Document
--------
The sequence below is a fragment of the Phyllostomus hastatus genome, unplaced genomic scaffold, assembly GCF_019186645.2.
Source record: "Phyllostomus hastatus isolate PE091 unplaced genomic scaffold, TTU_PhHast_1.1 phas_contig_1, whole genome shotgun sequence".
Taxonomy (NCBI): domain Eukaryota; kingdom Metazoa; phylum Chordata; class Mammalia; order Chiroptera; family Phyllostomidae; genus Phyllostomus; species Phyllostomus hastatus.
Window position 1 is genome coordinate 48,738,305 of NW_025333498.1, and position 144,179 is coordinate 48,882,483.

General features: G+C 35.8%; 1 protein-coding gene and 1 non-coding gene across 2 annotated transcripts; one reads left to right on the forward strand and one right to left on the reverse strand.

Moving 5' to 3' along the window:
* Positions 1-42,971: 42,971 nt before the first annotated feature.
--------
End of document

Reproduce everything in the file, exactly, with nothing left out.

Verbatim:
The sequence below is a fragment of the Phyllostomus hastatus genome, unplaced genomic scaffold, assembly GCF_019186645.2.
Source record: "Phyllostomus hastatus isolate PE091 unplaced genomic scaffold, TTU_PhHast_1.1 phas_contig_1, whole genome shotgun sequence".
Taxonomy (NCBI): domain Eukaryota; kingdom Metazoa; phylum Chordata; class Mammalia; order Chiroptera; family Phyllostomidae; genus Phyllostomus; species Phyllostomus hastatus.
Window position 1 is genome coordinate 48,738,305 of NW_025333498.1, and position 144,179 is coordinate 48,882,483.

General features: G+C 35.8%; 1 protein-coding gene and 1 non-coding gene across 2 annotated transcripts; one reads left to right on the forward strand and one right to left on the reverse strand.

Moving 5' to 3' along the window:
* Positions 1-42,971: 42,971 nt before the first annotated feature.